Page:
Results came back from my latest set of tests from my functional doc. One was urine dysbiosis test (a subset of the full urine organic acids test) which came back completely clear.  No sign of yeast overgrowth.  The second was a stool test from a new lab my doc is now using.  This one showed a couple of parasites and some definite bacterial overgrowth.  Both the parasites and bacteria are generally considered to be non-pathogenic in people with robust immune systems.  Unfortunately, I'm not one of those people. The must striking result was that the amount of Strep bacteria in my gut is more than 100x this lab's upper limit. Strep (and other bacteria) are known to release neuro-toxins. In fact, a systemic Strep infection is thought to be the cause of PANDAS, an autism-like disorder.  So maybe this is the cause of some of my problems that seem nervous system-related.  I had started a new probiotic a couple of weeks ago after which my sleep and anxiety problems improved a bit which is another clue.

The functional doc doesn't like heavy-duty antibiotics and neither do I.  So he's recommended a multi-month GI cleanse which I plan to start in a couple of days.

Unfortunately, this may have nothing to do with why I'm immuno-compromised in the first place.  That may still be mold, Lyme, or who knows...

W/r/t the MTHFR thing, I also seemed to not respond well to SAMe. So I stopped that and switched the B12 from methylcobalamin to adenosyl/hydroxy-cobalamin. I'm also homozygous for a COMT SNP and there's a theory that that can lead to overmethylation if you take methyl B12.  The COMT SNPs might also explain my tendency towards anxiety.  Even Ben Lynch doesn't appear to be completely clear on this point.

So maybe the above is progress.

As to the mold thing, I plan to do an experiment during which I'll move out of my house for a month.  I'm hoping this will confirm whether mold is indeed at the root of my problems and whether my home is the main source of that mold.  Unfortunately, life has gotten in the way of that experiment and so I probably won't be able to move out until the end of March. So until then I've installed a few high-end air cleaners in my home and I'll be concentrating on my gut issues.
After reading this I got to thinking on my own stuff.  Regardless of the fact that methylfolate has helped tremendously there's absolutely a GI connection.  Probiotics for example - I forgot about the positive impact those had.  And bile salts.  All was fine until my GI went kaput.  So obviously the MTHFR mutation was there all along but caused no issues until the GI dysfunction was added? Now it looks like improving either is enough to bring me back into 'balance' enough to resolve the tremors?  Those are as much questions as they are statements.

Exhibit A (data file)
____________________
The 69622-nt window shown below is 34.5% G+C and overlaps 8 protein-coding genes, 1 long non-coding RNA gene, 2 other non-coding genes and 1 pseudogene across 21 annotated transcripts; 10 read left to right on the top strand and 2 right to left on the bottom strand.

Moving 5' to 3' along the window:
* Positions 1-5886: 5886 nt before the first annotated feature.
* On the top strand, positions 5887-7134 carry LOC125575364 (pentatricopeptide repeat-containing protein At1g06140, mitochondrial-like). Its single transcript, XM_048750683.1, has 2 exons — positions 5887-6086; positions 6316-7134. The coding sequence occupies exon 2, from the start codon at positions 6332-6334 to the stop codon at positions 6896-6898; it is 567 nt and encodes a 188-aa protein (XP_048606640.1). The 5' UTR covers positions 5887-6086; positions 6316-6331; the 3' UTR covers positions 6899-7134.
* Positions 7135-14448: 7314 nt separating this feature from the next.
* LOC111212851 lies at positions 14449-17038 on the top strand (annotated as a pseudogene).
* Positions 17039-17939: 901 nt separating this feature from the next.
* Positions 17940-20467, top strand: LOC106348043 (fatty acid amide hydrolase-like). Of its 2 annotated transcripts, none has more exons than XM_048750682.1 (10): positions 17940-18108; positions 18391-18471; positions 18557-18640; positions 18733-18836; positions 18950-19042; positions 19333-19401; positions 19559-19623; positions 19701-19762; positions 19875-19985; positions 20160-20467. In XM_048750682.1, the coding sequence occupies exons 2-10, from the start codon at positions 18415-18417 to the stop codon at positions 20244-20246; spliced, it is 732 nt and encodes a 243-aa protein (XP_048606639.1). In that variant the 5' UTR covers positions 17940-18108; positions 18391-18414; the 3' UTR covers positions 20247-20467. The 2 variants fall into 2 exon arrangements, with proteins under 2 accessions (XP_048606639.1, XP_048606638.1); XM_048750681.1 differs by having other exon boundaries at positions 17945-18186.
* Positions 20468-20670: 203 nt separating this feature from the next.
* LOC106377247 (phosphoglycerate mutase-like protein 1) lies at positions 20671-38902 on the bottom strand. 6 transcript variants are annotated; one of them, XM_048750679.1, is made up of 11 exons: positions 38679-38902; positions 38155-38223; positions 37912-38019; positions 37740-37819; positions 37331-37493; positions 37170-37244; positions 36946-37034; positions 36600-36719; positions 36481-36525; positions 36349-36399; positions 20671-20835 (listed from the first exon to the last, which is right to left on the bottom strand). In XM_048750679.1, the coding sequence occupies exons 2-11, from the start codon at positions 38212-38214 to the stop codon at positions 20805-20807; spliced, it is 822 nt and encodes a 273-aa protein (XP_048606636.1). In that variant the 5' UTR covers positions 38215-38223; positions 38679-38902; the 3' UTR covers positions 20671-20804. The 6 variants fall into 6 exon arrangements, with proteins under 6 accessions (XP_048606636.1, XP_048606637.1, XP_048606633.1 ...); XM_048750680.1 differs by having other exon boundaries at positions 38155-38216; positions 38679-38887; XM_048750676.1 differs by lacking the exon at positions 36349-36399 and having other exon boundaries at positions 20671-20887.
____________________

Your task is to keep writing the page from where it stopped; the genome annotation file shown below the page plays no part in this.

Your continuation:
What is your plan of attack for your GI?   I'd put my GI health at adequate but I believe there's room for improvement.

I have a similar thought to everything as a whole. At this point I'd consider my overall situation to be between adequate and good but I do wonder if it could be better.  I felt like crap for so long it's tough for me to say what is 'normal' for me.  
First off, I should say that I've been feeling a bit better of late. My vibrations have lessened a bit and my anxiety is much improved. My energy is slightly better as well. I'm probably getting 5-6 (usually 6 I think) hours of sleep which is pretty good for me. I still have what I would call a "very sensitive" stomach so there's still lots of room for improvement here.  I can work a full day now without feeling like I barely have enough energy to drive home.  Could this be because I had some mold remediation work done on my house?  Who knows...

My plan is as follows:

1. Do the cleanse recommended by my functional doc. This will be for at least 2 months. I'll be suspending my mold treatment (cholestyramine) during this time.  There's no way I can do both at the same time.  I haven't decided whether I'm going to include a probiotic during this time or not. I did start taking a probiotic specifically targeted at mood (called Mood Probiotic) which may actually be helping with the anxiety part of this.

2. Probably in late March, I'm going to move out of my house for a month and restart the cholestyramine as an attempt to prove whether any of my problems are due to mold exposure and whether the source of the mold is my house. If both of those are true, then we'll probably move. I've done all the mold remediation on my home I intend to.

3. Depending on the results of the above, I may consider dental surgery to address my dental cavitations. It's thought that these can be the source of hidden infections that can cause chronic illness. One of the bacteria commonly found in dental cavitations is Strep which tested very high on my latest stool test.  This is a controversial, painful, and expensive operation which is why I'm not diving right into it.

4. If all else fails and I still believe I have gut problems, I may consider going out of the country (probably to the UK) and having a fecal microbiota transplant.

During all of this I'm still going to take some supportive supplements like B12/Folate for MTHFR and curcumin, resveratrol for general immune support.